In the end, cancer turned out to be a more intractable problem. Yet there was one cancer were a virus was pretty clearly the cause. That was cervival cancer.

In the 36 years since the virus cancer fad of the early 1970s, much has been done. And finally last week, the US FDA announced that it had licensed a vaccine for cervical cancer. What a result?


Our strange ideas about drugs

So at last the National Centre for Clinical Excellence has recommended that a new class of breast cancer drugs be allowed on the NHS. This news has taken a long time in coming. There has been some clinical trials that have shown the benefits of these newer and more expensive drugs for years.

What I find interesting is how aromatase inhibitors have been treated differently to Herceptin. The latter was hailed as a wonder drug. Tens of patients have been campaigning for their 'life-saving' drug. There has been a massive media campaign.

Yet arguably, aromotase inhibitors will save many more lives. The Daily Mail said they'd save 1000 lives a year in the UK. Of course, unlike Herceptin they are not based on the wonders of genetic manipulation. And they are only an improvement of an existing sort of drug - Tamoxifen has been working in a roughly similar way for twenty years. And as a consequence, they have sort of given a lower priority.

Its little wonder that patients find it so difficult to navigate the treatment choices - when the coverage in the newspapers is so lopsided.

Half of All Cancers are Preventable

This is interesting. The American Cancer Society says that so many cancers are preventable. Never mind the advances in treatments (or the scares about pesticides) - if only we followed a few simple things.

At least half of all cancer deaths could be avoided if we only did what we know works to prevent the disease. That's the conclusion of the 2006 edition of Cancer Prevention and Early Detection Facts & Figures, a yearly American Cancer Society report.

Cutting out tobacco, making use of cancer screening tests, reducing levels of obesity and overweight, and improving nutrition and physical activity could go a long way to lowering the number of cancer deaths in the United States, the report says.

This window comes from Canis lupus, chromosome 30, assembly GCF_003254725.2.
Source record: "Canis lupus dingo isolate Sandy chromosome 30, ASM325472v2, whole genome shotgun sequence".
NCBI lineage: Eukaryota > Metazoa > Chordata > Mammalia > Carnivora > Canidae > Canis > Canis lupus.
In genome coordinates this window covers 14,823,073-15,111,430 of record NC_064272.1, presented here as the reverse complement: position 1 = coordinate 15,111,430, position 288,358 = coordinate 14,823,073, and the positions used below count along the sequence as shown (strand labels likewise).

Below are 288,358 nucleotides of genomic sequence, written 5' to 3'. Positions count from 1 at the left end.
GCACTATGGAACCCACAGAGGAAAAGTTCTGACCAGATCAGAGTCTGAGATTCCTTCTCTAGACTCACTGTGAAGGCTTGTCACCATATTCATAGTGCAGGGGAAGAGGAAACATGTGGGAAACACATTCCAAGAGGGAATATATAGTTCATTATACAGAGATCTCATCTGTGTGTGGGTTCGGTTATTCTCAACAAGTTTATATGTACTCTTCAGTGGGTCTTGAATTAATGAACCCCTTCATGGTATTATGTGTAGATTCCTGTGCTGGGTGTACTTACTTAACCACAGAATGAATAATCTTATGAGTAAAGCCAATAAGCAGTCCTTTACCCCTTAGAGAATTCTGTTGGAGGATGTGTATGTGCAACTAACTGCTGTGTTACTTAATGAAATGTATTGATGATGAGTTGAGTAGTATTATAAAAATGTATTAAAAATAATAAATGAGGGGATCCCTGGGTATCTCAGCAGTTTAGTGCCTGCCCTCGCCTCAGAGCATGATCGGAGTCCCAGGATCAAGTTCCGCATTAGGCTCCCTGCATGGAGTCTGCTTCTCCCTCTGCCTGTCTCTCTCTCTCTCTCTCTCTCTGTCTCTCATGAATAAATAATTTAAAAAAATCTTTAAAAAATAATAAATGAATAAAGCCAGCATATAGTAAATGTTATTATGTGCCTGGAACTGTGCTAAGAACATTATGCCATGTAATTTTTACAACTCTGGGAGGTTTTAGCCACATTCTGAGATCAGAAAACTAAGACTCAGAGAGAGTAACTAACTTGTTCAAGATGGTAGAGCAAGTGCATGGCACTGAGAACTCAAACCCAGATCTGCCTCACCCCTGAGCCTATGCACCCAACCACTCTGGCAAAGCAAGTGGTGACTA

Fat or Fiction

H Gilbert Welch and his colleagues describe wonderfully the problems of assessing the effects of dietary fat in The Washington Post

"The best data to date suggesting the potential for diet -- or any lifestyle alterations -- to affect cancer risk is limited. The single notable exception is smoking: There is no doubt that not smoking dramatically lowers cancer risk.

The effect of diet on cancer is likely to be small for most people because diet is so heterogeneous and the effect of any given food may depend on its interaction with other foods. And the smaller the effect, the harder it is to demonstrate statistically. So it is really not surprising that results of research about diet and cancer flip-flop. Low-fat diets probably do lower the risk of breast cancer -- but the effect on risk is small -- particularly for women with no prior history of the disease. Changing diet to reduce breast cancer -- or any other cancer -- is a personal decision, not an imperative."

Its very counter-intuitive. All the five-a-day campaigning is partly premised on the idea that better diet will reduce cancer risk. Yet the evidence about dietary fat is not quite there.

The trouble is that there is a gulf between what we know for certain and what we might presume. That said, few doctors would advise their patients anything other than switching to healthier diets for the prevention of a range of other diseases as well as cancer.